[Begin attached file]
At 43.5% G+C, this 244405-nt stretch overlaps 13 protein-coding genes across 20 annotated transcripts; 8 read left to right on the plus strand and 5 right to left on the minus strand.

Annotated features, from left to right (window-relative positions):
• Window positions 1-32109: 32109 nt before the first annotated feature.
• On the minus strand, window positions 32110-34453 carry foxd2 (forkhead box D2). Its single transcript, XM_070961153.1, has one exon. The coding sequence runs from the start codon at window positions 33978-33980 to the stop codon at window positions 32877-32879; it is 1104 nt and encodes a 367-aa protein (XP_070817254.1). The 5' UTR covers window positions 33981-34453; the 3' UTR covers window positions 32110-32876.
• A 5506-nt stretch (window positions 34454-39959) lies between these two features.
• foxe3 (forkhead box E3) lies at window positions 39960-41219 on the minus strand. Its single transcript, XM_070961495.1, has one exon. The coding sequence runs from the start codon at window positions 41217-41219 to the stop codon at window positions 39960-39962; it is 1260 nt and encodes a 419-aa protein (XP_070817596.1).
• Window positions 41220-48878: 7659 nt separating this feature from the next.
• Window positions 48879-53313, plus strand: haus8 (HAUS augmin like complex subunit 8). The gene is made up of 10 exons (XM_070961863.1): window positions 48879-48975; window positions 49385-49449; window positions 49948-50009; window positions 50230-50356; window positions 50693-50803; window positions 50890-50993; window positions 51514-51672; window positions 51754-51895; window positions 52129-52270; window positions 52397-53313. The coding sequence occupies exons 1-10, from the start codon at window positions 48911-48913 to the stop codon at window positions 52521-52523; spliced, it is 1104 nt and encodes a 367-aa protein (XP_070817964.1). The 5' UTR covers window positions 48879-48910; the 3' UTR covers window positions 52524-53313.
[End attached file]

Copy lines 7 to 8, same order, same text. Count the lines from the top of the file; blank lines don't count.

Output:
• Window positions 41220-48878: 7659 nt separating this feature from the next.
• Window positions 48879-53313, plus strand: haus8 (HAUS augmin like complex subunit 8). The gene is made up of 10 exons (XM_070961863.1): window positions 48879-48975; window positions 49385-49449; window positions 49948-50009; window positions 50230-50356; window positions 50693-50803; window positions 50890-50993; window positions 51514-51672; window positions 51754-51895; window positions 52129-52270; window positions 52397-53313. The coding sequence occupies exons 1-10, from the start codon at window positions 48911-48913 to the stop codon at window positions 52521-52523; spliced, it is 1104 nt and encodes a 367-aa protein (XP_070817964.1). The 5' UTR covers window positions 48879-48910; the 3' UTR covers window positions 52524-53313.